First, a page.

Like the RX100 IV and RX10 II, the latest smartphone sensor from Sony uses three layers. The typical two-layer sensor design uses a layer of pixels and a layer of circuits to process that data, but the new design includes a third layer of DRAM or temporary storage for all that information.
By storing data temporarily on the sensor itself, the camera can process those files faster — Sony says the new design is four times faster than the average smartphone sensor. That will allow the sensor to shoot at speeds up to 1,000 fps in full HD for taking slow motion videos to the extreme. Or, the sensor can handle 19.3-megapixel stills at 30 fps.
But along with creating cool slow-mo effects, the sensor will help solve a common issue when using smartphone cameras to shoot action. Smartphone cameras don’t have a physical shutter — instead, the sensor is exposed all the time and an electrical surge tells the camera when to record a picture. Because of that electronic design, the image is exposed one row of pixels at a time.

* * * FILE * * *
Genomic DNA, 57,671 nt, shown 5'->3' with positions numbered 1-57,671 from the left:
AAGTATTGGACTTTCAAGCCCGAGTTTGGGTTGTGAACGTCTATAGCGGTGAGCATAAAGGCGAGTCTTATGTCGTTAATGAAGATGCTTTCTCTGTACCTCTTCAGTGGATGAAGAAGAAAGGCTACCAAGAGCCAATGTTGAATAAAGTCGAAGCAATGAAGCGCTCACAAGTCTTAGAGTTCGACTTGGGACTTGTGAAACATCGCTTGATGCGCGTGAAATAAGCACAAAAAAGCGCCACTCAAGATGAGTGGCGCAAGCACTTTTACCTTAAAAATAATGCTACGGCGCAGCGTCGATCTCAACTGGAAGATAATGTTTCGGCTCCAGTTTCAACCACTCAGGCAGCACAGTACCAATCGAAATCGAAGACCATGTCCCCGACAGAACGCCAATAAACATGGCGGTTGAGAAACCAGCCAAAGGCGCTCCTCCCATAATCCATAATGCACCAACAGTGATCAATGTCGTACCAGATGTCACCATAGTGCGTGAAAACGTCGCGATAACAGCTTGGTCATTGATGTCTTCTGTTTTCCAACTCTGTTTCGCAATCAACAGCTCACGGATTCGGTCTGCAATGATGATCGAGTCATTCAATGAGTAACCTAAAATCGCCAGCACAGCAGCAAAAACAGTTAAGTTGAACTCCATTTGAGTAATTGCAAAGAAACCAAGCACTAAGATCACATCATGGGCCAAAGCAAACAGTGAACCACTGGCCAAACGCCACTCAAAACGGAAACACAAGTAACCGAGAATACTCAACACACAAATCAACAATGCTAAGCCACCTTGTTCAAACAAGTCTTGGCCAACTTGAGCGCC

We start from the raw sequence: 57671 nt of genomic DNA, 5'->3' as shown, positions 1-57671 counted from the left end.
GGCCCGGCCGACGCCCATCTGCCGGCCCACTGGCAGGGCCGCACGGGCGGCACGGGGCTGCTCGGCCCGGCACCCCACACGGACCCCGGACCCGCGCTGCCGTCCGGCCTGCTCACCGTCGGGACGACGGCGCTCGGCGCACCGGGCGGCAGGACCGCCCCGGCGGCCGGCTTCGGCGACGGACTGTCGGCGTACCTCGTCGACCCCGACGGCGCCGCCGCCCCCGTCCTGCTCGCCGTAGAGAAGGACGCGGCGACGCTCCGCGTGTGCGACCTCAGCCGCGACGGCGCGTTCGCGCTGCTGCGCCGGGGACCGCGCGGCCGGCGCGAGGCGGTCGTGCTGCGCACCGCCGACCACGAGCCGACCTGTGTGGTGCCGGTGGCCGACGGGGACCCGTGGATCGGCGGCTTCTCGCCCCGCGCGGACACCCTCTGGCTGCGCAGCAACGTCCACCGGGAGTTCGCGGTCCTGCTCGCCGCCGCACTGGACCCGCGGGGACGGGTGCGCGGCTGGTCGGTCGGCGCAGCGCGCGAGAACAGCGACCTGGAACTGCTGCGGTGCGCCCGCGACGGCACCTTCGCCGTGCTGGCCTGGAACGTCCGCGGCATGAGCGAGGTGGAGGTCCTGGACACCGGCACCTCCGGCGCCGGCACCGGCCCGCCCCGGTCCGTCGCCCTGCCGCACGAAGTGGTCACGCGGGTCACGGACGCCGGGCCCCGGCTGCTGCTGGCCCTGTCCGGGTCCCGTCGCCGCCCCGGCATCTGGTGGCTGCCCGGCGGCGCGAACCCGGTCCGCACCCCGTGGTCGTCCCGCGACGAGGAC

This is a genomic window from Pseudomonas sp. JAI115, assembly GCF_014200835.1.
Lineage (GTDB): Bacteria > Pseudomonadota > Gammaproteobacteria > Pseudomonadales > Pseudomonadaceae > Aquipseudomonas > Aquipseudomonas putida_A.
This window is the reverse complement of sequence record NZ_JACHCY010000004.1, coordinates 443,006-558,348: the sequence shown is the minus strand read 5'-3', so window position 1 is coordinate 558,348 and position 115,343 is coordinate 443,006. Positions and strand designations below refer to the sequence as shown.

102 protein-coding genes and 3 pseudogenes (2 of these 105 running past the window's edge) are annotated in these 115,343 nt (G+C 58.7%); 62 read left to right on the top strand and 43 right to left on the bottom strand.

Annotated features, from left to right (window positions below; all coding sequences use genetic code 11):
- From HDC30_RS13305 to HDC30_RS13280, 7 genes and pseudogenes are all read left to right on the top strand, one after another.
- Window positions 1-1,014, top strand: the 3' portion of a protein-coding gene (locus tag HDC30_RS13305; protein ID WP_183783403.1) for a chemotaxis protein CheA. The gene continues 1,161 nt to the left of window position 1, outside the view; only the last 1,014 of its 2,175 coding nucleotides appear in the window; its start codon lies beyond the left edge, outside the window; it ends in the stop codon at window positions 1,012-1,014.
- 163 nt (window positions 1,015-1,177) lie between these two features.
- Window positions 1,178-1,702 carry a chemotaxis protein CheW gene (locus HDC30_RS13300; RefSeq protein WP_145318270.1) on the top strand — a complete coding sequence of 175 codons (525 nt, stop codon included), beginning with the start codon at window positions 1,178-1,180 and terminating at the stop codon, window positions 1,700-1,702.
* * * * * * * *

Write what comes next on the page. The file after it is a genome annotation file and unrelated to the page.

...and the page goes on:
On a typical smartphone camera, while processing each row of pixels is fairly quick, it’s not fast enough to eliminate distortion with fast objects. Since the new sensor can process those rows of pixels four times faster, that distortion, called a rolling shutter, is reduced.
Sony began using sensors with a third DRAM layer in 2015 with the introduction of the RX100 IV and RX10 II, enabling faster video frame rates as well as speedier stills. While the new smartphone sensor has the same three layers, it is a smaller 1/2.3-inch size — once common in point-and-shoot cameras and now used in many smartphones, compared to the 1-inch option found in Sony’s advanced compacts.
Sony manufactures camera sensors used by several different brands. While Tuesday’s announcement is only a sensor, the faster performance and reduction of the rolling shutter distortion could be integrated into multiple smartphones models in the future.